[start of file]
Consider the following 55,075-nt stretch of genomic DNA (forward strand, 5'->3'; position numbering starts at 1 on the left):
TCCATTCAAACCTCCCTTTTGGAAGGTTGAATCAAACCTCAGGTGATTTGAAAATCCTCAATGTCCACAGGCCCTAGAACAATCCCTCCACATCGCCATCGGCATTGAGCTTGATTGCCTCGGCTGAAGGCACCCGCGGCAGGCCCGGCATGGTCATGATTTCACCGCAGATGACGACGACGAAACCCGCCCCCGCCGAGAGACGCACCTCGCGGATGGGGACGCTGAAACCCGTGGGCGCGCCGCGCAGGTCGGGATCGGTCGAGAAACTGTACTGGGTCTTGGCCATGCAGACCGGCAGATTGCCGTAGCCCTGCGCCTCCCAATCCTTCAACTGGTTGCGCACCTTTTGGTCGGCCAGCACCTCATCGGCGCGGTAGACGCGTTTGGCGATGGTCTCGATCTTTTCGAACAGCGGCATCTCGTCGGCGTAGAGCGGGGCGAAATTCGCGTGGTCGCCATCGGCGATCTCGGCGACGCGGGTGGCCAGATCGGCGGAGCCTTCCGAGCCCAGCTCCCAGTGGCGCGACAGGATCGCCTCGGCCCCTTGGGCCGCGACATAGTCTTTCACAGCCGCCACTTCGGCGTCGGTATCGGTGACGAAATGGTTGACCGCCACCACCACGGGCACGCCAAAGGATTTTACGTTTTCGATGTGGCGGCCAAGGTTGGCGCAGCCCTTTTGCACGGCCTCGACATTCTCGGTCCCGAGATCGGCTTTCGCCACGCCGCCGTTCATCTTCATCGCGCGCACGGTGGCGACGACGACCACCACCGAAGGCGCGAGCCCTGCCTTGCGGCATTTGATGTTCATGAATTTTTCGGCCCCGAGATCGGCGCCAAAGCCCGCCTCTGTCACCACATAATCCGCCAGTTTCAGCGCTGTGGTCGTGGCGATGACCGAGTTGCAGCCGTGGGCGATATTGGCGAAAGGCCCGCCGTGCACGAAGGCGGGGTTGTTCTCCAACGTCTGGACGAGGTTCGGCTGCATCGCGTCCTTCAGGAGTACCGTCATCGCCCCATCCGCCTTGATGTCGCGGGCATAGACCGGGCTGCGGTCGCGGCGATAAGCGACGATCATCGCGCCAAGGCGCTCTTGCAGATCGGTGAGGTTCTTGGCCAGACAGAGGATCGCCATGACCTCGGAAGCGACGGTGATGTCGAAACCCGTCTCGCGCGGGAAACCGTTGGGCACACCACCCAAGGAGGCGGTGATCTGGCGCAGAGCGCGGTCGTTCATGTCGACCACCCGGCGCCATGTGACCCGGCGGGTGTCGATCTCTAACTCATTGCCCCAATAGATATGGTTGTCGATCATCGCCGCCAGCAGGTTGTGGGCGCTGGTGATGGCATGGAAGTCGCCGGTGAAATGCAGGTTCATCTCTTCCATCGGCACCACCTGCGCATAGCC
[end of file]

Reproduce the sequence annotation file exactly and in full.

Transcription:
Consider the following 55,075-nt stretch of genomic DNA (forward strand, 5'->3'; position numbering starts at 1 on the left):
TCCATTCAAACCTCCCTTTTGGAAGGTTGAATCAAACCTCAGGTGATTTGAAAATCCTCAATGTCCACAGGCCCTAGAACAATCCCTCCACATCGCCATCGGCATTGAGCTTGATTGCCTCGGCTGAAGGCACCCGCGGCAGGCCCGGCATGGTCATGATTTCACCGCAGATGACGACGACGAAACCCGCCCCCGCCGAGAGACGCACCTCGCGGATGGGGACGCTGAAACCCGTGGGCGCGCCGCGCAGGTCGGGATCGGTCGAGAAACTGTACTGGGTCTTGGCCATGCAGACCGGCAGATTGCCGTAGCCCTGCGCCTCCCAATCCTTCAACTGGTTGCGCACCTTTTGGTCGGCCAGCACCTCATCGGCGCGGTAGACGCGTTTGGCGATGGTCTCGATCTTTTCGAACAGCGGCATCTCGTCGGCGTAGAGCGGGGCGAAATTCGCGTGGTCGCCATCGGCGATCTCGGCGACGCGGGTGGCCAGATCGGCGGAGCCTTCCGAGCCCAGCTCCCAGTGGCGCGACAGGATCGCCTCGGCCCCTTGGGCCGCGACATAGTCTTTCACAGCCGCCACTTCGGCGTCGGTATCGGTGACGAAATGGTTGACCGCCACCACCACGGGCACGCCAAAGGATTTTACGTTTTCGATGTGGCGGCCAAGGTTGGCGCAGCCCTTTTGCACGGCCTCGACATTCTCGGTCCCGAGATCGGCTTTCGCCACGCCGCCGTTCATCTTCATCGCGCGCACGGTGGCGACGACGACCACCACCGAAGGCGCGAGCCCTGCCTTGCGGCATTTGATGTTCATGAATTTTTCGGCCCCGAGATCGGCGCCAAAGCCCGCCTCTGTCACCACATAATCCGCCAGTTTCAGCGCTGTGGTCGTGGCGATGACCGAGTTGCAGCCGTGGGCGATATTGGCGAAAGGCCCGCCGTGCACGAAGGCGGGGTTGTTCTCCAACGTCTGGACGAGGTTCGGCTGCATCGCGTCCTTCAGGAGTACCGTCATCGCCCCATCCGCCTTGATGTCGCGGGCATAGACCGGGCTGCGGTCGCGGCGATAAGCGACGATCATCGCGCCAAGGCGCTCTTGCAGATCGGTGAGGTTCTTGGCCAGACAGAGGATCGCCATGACCTCGGAAGCGACGGTGATGTCGAAACCCGTCTCGCGCGGGAAACCGTTGGGCACACCACCCAAGGAGGCGGTGATCTGGCGCAGAGCGCGGTCGTTCATGTCGACCACCCGGCGCCATGTGACCCGGCGGGTGTCGATCTCTAACTCATTGCCCCAATAGATATGGTTGTCGATCATCGCCGCCAGCAGGTTGTGGGCGCTGGTGATGGCATGGAAGTCGCCGGTGAAATGCAGGTTCATCTCTTCCATCGGCACCACCTGCGCATAGCC